For obvious reasons, this is the kind of programme you’d normally expect to see the Royal Scottish National Orchestra doing around 14th February. Their Valentine’s Day concert isn’t happening this season, so I guess it’s better to do it now than not at all, with a programme of two tragic love stories sitting alongside one of the most luscious pieces of musical Romanticism.

Roman Rabinovich, Ludovic Morlot and the RSNO
© Jessica Cowley

The course of true love never did run smooth, however, and the start of this concert had me worried that the match between the RSNO and conductor Ludovic Morlot was tragically star-crossed. Morlot’s beat was dangerously difficult to follow during the opening of the Tristan und Isolde prelude: watching him was giving me a headache, so I dread to think what it must have been like for the musicians. That lay behind some rather ragged entries during the whispered opening phrases, and it might explain why the ensemble was repeatedly patchy. It’s a shame because the suave strings and lyrical winds were beautifully balanced in terms of pure sound. Things improved by the climax of the Liebestod, by which time the violins had rediscovered their “soar” setting, but the lack of connection between conductor and orchestra meant that this prelude only flowed; it never engulfed or consumed.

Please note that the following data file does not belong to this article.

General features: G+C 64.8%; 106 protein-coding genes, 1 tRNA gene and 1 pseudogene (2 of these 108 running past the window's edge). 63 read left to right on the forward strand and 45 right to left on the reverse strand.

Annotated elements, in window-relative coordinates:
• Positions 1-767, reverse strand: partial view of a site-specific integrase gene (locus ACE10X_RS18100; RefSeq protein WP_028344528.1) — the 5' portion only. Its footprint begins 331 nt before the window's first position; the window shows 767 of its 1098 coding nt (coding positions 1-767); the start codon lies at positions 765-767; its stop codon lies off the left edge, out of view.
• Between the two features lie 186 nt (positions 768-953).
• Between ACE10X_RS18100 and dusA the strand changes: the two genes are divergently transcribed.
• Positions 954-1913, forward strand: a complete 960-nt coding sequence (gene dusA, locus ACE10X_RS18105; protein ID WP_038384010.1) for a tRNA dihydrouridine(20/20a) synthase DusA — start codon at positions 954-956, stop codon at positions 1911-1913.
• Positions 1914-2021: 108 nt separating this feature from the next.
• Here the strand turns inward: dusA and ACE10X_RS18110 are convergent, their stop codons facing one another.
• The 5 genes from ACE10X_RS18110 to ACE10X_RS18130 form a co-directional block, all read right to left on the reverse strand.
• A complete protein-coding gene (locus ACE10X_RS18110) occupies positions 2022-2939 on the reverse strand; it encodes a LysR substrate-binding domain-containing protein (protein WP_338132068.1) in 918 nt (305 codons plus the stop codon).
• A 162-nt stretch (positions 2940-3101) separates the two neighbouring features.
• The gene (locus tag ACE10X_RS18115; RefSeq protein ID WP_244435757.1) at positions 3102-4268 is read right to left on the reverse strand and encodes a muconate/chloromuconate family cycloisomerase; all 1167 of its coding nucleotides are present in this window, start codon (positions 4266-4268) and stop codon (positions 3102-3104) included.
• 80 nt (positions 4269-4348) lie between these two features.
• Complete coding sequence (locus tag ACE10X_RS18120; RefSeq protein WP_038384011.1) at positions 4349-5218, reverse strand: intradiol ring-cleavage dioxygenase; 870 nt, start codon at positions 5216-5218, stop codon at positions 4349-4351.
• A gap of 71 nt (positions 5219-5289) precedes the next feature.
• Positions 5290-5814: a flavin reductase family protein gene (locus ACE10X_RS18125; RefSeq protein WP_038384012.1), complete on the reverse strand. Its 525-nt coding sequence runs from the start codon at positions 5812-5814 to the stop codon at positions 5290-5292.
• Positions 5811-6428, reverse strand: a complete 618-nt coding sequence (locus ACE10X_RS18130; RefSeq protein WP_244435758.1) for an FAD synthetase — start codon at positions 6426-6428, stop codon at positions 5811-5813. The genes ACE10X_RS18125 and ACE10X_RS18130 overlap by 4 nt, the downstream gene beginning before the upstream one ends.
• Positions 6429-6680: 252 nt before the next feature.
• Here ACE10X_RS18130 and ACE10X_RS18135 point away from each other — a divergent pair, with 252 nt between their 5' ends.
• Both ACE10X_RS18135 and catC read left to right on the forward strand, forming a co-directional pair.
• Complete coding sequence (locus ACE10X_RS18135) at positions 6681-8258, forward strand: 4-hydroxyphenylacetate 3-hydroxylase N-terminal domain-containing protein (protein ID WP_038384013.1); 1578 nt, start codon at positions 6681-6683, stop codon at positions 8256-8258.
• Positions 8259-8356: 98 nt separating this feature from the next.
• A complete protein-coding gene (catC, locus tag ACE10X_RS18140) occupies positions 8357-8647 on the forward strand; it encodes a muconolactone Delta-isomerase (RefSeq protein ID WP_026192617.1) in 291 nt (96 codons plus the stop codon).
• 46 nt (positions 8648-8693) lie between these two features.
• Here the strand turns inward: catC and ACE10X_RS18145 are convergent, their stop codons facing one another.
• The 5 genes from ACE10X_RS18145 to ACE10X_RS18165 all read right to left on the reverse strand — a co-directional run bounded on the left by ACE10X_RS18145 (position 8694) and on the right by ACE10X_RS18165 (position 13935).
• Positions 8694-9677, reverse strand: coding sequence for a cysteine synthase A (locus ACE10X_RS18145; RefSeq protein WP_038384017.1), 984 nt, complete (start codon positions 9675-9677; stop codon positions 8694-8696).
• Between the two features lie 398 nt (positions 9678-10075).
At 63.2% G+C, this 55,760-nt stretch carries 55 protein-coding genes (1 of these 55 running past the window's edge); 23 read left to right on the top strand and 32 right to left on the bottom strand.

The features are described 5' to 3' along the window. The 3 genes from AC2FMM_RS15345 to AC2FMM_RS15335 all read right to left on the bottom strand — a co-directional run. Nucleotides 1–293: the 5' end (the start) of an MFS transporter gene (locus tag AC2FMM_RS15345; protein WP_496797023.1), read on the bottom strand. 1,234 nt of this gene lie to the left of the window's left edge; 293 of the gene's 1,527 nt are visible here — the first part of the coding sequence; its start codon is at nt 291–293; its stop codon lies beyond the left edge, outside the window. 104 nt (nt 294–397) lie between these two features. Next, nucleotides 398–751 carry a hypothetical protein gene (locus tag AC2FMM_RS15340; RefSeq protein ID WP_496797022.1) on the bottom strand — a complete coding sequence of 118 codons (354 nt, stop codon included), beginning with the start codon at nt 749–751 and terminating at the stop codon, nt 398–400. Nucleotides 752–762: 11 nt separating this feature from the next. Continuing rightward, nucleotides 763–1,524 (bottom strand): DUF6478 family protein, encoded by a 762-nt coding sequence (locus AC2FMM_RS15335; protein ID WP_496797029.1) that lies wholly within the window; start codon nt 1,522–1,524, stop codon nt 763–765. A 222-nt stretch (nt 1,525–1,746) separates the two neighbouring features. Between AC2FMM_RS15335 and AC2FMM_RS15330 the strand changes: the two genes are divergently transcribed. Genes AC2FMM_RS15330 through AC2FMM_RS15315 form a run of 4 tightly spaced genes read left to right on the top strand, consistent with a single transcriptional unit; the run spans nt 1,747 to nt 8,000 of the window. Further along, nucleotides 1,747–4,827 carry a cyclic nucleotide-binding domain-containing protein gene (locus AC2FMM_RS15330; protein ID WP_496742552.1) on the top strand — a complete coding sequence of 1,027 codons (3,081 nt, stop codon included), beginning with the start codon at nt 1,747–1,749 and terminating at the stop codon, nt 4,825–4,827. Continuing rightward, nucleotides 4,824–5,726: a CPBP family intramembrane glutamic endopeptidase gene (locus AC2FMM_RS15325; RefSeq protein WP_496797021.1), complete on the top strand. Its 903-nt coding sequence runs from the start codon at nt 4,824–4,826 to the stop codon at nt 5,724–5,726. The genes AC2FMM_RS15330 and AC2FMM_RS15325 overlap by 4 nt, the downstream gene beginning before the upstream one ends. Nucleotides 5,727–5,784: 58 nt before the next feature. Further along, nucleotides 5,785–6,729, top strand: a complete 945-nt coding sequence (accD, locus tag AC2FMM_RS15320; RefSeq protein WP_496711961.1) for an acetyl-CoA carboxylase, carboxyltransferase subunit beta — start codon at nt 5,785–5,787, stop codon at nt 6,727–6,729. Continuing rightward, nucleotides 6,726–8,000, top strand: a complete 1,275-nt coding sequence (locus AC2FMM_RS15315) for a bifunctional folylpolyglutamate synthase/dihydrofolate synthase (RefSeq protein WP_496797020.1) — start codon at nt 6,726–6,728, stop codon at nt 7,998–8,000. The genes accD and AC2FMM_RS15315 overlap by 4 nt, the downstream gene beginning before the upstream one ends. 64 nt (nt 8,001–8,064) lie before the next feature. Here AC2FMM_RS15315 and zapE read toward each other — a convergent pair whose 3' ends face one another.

There were similar problems in Tchaikovsky’s First Piano Concerto, but this time the connection issue came between soloist and conductor. In many ways Roman Rabinovich’s reading of the piece was really appealing. He’s a subtle pianist, playing Tchaikovsky’s warhorse with smoothness and lyricism; never reverting to sledgehammer techniques, even in the opening. The orchestra were better, too, with rich, luxurious strings, song-like woodwinds and majestic brass. Much of the technical side of things needed a lot more work, however. Too often Rabinovich’s hands weren’t quite in sync, especially in the frequent double-octave passages, and the lack of communication between him and Morlot became increasingly problematic as the work continued, particularly in the finale where they seemed completely to ignore each other, with one racing ahead while the other did his own thing.

They must all have had their Weetabix during the interval, however, because things improved dramatically for the sequence from Prokofiev’s Romeo and Juliet. Maybe it was the theatrical element, or maybe it had just had more rehearsal time, but the fight scenes sounded brilliantly together, marvellously so at The Death of Tybalt, and the only point of stress in the whole suite came at the climax of the Dance of the Knights. Morlot also used the much bigger orchestra to greater effect, with many more layers to the sound, including a lovely shimmer on the Balcony Scene, rising in impetus as the passion gathered. The bite of the string lament at Juliet’s Funeral carried chilly majesty, while the silence of the ending felt unarguable. I guess you could say that with Juliet’s passing this marriage of orchestra and conductor finally blossomed. Better late than never.